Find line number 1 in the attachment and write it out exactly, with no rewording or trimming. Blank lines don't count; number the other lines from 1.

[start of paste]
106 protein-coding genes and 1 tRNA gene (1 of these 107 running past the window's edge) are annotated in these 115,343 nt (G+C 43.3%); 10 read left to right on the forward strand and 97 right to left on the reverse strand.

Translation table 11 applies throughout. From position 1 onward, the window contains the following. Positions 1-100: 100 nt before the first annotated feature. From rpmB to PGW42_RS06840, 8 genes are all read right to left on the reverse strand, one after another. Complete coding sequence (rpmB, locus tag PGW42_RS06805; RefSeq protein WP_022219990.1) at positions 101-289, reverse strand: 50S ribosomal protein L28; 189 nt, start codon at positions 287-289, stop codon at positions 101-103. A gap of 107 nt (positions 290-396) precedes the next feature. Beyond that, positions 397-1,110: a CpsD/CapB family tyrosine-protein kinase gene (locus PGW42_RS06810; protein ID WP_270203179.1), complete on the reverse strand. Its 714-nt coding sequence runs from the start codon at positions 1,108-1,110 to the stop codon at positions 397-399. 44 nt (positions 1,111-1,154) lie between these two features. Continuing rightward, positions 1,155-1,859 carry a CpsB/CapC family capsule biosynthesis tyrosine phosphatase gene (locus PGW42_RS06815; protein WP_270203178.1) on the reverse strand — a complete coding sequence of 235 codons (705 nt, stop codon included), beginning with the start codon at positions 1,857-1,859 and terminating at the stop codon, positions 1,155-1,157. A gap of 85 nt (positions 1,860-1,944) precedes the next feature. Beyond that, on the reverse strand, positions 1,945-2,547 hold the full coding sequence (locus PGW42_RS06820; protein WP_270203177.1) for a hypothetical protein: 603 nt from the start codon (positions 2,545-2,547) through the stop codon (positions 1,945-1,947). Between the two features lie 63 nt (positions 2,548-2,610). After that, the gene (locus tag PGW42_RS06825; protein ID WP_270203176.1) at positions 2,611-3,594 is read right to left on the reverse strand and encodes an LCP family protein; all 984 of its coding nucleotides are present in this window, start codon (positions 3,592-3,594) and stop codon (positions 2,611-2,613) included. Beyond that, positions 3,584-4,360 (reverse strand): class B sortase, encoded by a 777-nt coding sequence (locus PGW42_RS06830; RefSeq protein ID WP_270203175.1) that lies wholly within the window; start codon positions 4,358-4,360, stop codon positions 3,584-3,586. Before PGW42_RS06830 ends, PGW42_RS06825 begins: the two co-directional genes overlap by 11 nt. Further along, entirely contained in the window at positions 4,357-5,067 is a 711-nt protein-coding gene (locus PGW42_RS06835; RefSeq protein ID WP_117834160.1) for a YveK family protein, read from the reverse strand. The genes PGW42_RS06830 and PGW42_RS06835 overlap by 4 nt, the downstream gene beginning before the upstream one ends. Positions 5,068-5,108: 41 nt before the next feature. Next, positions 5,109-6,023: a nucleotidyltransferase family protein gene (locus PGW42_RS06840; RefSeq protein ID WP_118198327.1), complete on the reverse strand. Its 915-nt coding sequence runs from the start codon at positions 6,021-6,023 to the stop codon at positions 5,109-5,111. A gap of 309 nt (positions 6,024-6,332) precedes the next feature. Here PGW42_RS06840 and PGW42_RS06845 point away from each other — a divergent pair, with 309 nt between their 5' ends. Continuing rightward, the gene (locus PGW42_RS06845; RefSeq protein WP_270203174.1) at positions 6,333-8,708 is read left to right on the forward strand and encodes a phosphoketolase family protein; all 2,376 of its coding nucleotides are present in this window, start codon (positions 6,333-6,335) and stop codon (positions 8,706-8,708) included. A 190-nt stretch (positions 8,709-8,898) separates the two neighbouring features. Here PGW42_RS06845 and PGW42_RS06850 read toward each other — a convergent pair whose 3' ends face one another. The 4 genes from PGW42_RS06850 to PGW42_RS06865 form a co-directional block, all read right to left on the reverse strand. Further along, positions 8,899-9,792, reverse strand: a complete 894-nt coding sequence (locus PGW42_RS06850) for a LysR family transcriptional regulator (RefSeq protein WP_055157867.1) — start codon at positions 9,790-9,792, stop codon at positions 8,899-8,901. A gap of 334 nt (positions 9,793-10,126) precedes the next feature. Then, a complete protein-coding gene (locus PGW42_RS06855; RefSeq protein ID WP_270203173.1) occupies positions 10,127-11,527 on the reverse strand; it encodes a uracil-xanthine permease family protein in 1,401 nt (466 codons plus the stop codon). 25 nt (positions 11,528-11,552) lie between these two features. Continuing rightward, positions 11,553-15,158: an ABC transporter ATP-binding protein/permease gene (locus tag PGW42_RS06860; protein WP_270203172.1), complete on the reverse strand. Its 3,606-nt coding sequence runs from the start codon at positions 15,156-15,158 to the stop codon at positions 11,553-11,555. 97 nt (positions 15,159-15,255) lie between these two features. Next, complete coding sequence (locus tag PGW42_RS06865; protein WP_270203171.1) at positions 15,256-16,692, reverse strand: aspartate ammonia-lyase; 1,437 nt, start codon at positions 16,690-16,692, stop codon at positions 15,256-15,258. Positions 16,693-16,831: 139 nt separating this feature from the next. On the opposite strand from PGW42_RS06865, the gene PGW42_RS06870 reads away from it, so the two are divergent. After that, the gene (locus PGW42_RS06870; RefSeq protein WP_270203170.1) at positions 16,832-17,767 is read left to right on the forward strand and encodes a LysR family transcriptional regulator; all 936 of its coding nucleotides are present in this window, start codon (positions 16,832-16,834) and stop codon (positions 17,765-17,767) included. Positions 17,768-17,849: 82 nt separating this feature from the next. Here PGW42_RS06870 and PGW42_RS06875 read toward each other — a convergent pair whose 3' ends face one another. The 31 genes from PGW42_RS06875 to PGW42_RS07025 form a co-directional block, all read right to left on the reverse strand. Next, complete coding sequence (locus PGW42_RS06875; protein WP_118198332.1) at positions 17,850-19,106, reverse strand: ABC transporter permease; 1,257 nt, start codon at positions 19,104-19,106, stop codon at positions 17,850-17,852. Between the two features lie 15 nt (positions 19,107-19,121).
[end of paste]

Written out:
106 protein-coding genes and 1 tRNA gene (1 of these 107 running past the window's edge) are annotated in these 115,343 nt (G+C 43.3%); 10 read left to right on the forward strand and 97 right to left on the reverse strand.